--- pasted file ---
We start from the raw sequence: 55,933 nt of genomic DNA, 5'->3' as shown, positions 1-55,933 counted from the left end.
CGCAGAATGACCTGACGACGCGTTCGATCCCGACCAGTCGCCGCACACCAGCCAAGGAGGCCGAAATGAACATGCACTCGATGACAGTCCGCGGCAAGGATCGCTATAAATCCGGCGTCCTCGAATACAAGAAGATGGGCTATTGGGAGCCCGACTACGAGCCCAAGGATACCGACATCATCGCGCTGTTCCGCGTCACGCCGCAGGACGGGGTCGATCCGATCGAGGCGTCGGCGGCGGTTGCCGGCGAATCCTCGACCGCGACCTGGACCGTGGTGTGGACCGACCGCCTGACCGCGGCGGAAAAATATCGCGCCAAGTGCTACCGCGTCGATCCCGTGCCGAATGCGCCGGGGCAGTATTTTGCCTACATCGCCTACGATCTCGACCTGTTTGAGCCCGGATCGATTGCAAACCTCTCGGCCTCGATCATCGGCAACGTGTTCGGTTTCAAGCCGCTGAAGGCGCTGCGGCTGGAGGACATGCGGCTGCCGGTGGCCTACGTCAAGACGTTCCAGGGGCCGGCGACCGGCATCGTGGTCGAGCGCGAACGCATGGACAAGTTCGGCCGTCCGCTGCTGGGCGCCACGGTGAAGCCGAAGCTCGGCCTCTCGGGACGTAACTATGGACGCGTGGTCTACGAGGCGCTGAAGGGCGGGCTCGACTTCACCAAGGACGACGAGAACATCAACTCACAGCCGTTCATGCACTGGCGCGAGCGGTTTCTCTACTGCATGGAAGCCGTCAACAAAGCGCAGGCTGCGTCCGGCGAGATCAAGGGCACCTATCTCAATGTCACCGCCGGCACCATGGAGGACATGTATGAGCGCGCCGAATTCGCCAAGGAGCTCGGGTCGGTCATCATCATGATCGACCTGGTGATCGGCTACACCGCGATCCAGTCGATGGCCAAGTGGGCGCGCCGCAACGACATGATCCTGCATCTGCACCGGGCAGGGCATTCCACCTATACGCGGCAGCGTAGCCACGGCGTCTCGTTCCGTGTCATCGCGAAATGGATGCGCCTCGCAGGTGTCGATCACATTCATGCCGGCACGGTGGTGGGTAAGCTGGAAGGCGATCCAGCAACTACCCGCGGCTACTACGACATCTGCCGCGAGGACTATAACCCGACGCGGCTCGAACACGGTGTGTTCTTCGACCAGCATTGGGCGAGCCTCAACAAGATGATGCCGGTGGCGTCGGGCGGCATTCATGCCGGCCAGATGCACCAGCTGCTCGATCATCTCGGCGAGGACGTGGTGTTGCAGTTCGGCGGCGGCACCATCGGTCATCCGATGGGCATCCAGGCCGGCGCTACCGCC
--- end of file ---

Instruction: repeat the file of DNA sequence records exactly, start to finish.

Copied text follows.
We start from the raw sequence: 55,933 nt of genomic DNA, 5'->3' as shown, positions 1-55,933 counted from the left end.
CGCAGAATGACCTGACGACGCGTTCGATCCCGACCAGTCGCCGCACACCAGCCAAGGAGGCCGAAATGAACATGCACTCGATGACAGTCCGCGGCAAGGATCGCTATAAATCCGGCGTCCTCGAATACAAGAAGATGGGCTATTGGGAGCCCGACTACGAGCCCAAGGATACCGACATCATCGCGCTGTTCCGCGTCACGCCGCAGGACGGGGTCGATCCGATCGAGGCGTCGGCGGCGGTTGCCGGCGAATCCTCGACCGCGACCTGGACCGTGGTGTGGACCGACCGCCTGACCGCGGCGGAAAAATATCGCGCCAAGTGCTACCGCGTCGATCCCGTGCCGAATGCGCCGGGGCAGTATTTTGCCTACATCGCCTACGATCTCGACCTGTTTGAGCCCGGATCGATTGCAAACCTCTCGGCCTCGATCATCGGCAACGTGTTCGGTTTCAAGCCGCTGAAGGCGCTGCGGCTGGAGGACATGCGGCTGCCGGTGGCCTACGTCAAGACGTTCCAGGGGCCGGCGACCGGCATCGTGGTCGAGCGCGAACGCATGGACAAGTTCGGCCGTCCGCTGCTGGGCGCCACGGTGAAGCCGAAGCTCGGCCTCTCGGGACGTAACTATGGACGCGTGGTCTACGAGGCGCTGAAGGGCGGGCTCGACTTCACCAAGGACGACGAGAACATCAACTCACAGCCGTTCATGCACTGGCGCGAGCGGTTTCTCTACTGCATGGAAGCCGTCAACAAAGCGCAGGCTGCGTCCGGCGAGATCAAGGGCACCTATCTCAATGTCACCGCCGGCACCATGGAGGACATGTATGAGCGCGCCGAATTCGCCAAGGAGCTCGGGTCGGTCATCATCATGATCGACCTGGTGATCGGCTACACCGCGATCCAGTCGATGGCCAAGTGGGCGCGCCGCAACGACATGATCCTGCATCTGCACCGGGCAGGGCATTCCACCTATACGCGGCAGCGTAGCCACGGCGTCTCGTTCCGTGTCATCGCGAAATGGATGCGCCTCGCAGGTGTCGATCACATTCATGCCGGCACGGTGGTGGGTAAGCTGGAAGGCGATCCAGCAACTACCCGCGGCTACTACGACATCTGCCGCGAGGACTATAACCCGACGCGGCTCGAACACGGTGTGTTCTTCGACCAGCATTGGGCGAGCCTCAACAAGATGATGCCGGTGGCGTCGGGCGGCATTCATGCCGGCCAGATGCACCAGCTGCTCGATCATCTCGGCGAGGACGTGGTGTTGCAGTTCGGCGGCGGCACCATCGGTCATCCGATGGGCATCCAGGCCGGCGCTACCGCC